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For each of the following sorting algorithms, merge sort and insertion sort, discuss whether or not it is (i) stable and (ii) in-place

Let us first discuss about merge sort.

  1. Merge sort is a stable sorting algorithm. Stability in sorting algorithms means that two equal elements retain their relative positions after sorting. Merge sort achieves this by ensuring that when two elements are compared and found to be equal, the algorithm does not change their order in the merged array. This is particularly useful when the data has multiple fields and the sorting is performed based on one of these fields while preserving the relative order of equal elements.

  2. Merge sort is not an in-place sorting algorithm. An in-place algorithm sorts the elements within the original data structure using only a constant amount of extra space. Merge sort, however, requires additional space proportional to the size of the array being sorted because it creates temporary arrays for merging. The space complexity of merge sort is 𝑂(𝑛)O(n), where 𝑛n is the number of elements in the array.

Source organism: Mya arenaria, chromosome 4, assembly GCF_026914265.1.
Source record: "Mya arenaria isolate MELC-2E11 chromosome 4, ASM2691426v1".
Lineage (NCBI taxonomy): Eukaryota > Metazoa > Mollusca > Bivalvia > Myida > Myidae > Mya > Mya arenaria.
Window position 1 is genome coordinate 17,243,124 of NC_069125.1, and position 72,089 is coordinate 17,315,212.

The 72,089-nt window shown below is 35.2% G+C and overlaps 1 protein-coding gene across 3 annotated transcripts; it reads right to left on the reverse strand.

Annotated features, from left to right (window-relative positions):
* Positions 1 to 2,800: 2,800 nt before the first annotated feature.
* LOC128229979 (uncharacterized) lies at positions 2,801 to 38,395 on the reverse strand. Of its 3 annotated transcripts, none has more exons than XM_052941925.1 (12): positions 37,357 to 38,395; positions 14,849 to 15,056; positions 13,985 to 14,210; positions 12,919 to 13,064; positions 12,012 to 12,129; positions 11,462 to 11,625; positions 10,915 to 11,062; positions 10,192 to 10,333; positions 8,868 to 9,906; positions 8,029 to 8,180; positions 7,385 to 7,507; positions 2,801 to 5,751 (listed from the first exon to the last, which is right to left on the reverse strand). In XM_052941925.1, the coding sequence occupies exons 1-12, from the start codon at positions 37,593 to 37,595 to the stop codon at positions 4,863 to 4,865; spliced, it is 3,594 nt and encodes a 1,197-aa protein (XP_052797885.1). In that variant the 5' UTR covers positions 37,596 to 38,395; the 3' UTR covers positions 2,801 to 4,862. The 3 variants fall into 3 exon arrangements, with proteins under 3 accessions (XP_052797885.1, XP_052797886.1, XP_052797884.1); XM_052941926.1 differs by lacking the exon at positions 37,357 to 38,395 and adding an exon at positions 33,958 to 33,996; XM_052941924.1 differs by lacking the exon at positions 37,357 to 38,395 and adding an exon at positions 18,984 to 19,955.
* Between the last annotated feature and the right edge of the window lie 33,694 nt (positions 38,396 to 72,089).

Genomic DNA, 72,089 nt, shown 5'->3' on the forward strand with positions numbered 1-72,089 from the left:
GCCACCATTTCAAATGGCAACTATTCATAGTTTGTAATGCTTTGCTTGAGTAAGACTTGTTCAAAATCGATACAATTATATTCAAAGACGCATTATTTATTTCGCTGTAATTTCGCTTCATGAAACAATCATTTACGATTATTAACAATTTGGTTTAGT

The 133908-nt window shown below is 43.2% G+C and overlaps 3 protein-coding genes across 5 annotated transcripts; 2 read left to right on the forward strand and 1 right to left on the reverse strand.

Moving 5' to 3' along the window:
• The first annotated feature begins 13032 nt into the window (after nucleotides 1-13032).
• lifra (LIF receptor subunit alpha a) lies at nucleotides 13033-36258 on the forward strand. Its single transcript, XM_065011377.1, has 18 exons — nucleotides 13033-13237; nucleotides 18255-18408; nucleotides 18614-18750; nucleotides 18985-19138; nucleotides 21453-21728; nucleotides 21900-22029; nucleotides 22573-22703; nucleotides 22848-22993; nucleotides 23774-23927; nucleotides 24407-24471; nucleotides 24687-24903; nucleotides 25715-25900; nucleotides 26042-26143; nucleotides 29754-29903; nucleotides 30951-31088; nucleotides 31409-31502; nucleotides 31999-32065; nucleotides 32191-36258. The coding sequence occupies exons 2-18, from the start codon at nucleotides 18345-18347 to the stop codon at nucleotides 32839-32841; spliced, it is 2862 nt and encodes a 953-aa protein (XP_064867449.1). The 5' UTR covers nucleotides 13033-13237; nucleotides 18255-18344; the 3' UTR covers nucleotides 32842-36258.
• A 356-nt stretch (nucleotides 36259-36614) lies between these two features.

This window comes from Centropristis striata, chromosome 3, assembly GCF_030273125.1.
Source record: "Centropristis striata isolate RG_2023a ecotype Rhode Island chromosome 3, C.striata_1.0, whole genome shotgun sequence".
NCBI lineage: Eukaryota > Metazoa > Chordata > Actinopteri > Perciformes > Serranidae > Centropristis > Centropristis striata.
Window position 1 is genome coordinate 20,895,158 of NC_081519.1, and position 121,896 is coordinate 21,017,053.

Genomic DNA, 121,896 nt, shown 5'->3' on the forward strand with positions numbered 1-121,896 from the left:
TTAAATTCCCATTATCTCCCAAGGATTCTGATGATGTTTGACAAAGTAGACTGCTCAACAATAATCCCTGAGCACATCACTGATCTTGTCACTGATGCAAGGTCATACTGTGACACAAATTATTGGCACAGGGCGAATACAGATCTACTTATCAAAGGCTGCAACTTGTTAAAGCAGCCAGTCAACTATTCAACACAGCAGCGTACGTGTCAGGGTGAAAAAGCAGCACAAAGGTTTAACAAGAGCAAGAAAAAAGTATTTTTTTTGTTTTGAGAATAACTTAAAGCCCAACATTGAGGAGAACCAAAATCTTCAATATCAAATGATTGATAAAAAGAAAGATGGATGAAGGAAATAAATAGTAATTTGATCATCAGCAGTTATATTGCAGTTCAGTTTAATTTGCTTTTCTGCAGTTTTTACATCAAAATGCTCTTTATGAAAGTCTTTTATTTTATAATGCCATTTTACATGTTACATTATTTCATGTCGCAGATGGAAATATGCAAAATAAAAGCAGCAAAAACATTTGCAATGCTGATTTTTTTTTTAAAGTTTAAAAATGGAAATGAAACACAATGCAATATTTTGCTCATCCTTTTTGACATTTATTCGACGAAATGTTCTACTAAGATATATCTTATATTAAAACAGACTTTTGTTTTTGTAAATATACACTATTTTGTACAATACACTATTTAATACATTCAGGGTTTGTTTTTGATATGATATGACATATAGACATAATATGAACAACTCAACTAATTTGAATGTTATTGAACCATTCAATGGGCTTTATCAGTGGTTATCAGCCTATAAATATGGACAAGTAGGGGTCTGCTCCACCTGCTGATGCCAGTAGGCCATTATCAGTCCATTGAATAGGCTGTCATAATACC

Now, let us discuss about insertion sort.

  1. insertion sort is a stable sorting algorithm. As elements are inserted into their correct positions, the algorithm ensures that equal elements retain their relative order. This stability is achieved because when inserting an element into its proper position, the algorithm shifts all larger elements one position to the right, preserving the relative order of equal elements.

  2. Insertion sort is an in-place sorting algorithm. It sorts the array within the original data structure using a small, constant amount of extra space. The algorithm only requires a few additional memory locations for temporary variables used during the insertion process. Thus, its space complexity is O(1), which qualifies it as an in-place algorithm.

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